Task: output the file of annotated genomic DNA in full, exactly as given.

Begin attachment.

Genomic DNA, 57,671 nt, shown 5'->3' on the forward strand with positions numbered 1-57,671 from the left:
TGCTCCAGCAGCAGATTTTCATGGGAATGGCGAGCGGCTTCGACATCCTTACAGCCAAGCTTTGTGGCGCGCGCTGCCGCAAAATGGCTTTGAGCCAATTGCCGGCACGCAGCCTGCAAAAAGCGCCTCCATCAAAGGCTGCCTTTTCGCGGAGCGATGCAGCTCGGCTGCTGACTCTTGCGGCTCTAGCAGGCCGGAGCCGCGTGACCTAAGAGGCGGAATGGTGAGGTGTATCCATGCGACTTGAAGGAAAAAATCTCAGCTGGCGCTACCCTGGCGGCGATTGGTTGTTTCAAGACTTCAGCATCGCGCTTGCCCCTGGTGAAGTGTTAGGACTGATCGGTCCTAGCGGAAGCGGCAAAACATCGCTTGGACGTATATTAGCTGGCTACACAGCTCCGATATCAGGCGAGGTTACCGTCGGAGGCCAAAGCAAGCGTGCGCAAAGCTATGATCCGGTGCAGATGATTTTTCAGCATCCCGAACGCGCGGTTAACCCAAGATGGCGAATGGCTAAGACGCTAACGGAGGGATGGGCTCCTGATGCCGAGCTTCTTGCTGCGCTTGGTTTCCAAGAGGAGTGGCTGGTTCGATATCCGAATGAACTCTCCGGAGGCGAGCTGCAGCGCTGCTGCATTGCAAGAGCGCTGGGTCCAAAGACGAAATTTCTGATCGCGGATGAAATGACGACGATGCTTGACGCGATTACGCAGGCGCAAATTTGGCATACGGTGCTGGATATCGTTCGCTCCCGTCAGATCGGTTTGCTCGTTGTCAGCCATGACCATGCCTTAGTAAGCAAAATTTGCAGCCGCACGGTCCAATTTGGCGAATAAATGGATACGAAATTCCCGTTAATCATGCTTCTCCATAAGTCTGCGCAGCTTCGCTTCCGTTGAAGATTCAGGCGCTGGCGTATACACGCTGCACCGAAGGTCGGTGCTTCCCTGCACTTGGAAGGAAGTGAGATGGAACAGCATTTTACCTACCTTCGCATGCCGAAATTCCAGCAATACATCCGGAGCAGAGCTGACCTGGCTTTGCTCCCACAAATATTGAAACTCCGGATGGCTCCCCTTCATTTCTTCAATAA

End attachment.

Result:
Genomic DNA, 57,671 nt, shown 5'->3' on the forward strand with positions numbered 1-57,671 from the left:
TGCTCCAGCAGCAGATTTTCATGGGAATGGCGAGCGGCTTCGACATCCTTACAGCCAAGCTTTGTGGCGCGCGCTGCCGCAAAATGGCTTTGAGCCAATTGCCGGCACGCAGCCTGCAAAAAGCGCCTCCATCAAAGGCTGCCTTTTCGCGGAGCGATGCAGCTCGGCTGCTGACTCTTGCGGCTCTAGCAGGCCGGAGCCGCGTGACCTAAGAGGCGGAATGGTGAGGTGTATCCATGCGACTTGAAGGAAAAAATCTCAGCTGGCGCTACCCTGGCGGCGATTGGTTGTTTCAAGACTTCAGCATCGCGCTTGCCCCTGGTGAAGTGTTAGGACTGATCGGTCCTAGCGGAAGCGGCAAAACATCGCTTGGACGTATATTAGCTGGCTACACAGCTCCGATATCAGGCGAGGTTACCGTCGGAGGCCAAAGCAAGCGTGCGCAAAGCTATGATCCGGTGCAGATGATTTTTCAGCATCCCGAACGCGCGGTTAACCCAAGATGGCGAATGGCTAAGACGCTAACGGAGGGATGGGCTCCTGATGCCGAGCTTCTTGCTGCGCTTGGTTTCCAAGAGGAGTGGCTGGTTCGATATCCGAATGAACTCTCCGGAGGCGAGCTGCAGCGCTGCTGCATTGCAAGAGCGCTGGGTCCAAAGACGAAATTTCTGATCGCGGATGAAATGACGACGATGCTTGACGCGATTACGCAGGCGCAAATTTGGCATACGGTGCTGGATATCGTTCGCTCCCGTCAGATCGGTTTGCTCGTTGTCAGCCATGACCATGCCTTAGTAAGCAAAATTTGCAGCCGCACGGTCCAATTTGGCGAATAAATGGATACGAAATTCCCGTTAATCATGCTTCTCCATAAGTCTGCGCAGCTTCGCTTCCGTTGAAGATTCAGGCGCTGGCGTATACACGCTGCACCGAAGGTCGGTGCTTCCCTGCACTTGGAAGGAAGTGAGATGGAACAGCATTTTACCTACCTTCGCATGCCGAAATTCCAGCAATACATCCGGAGCAGAGCTGACCTGGCTTTGCTCCCACAAATATTGAAACTCCGGATGGCTCCCCTTCATTTCTTCAATAA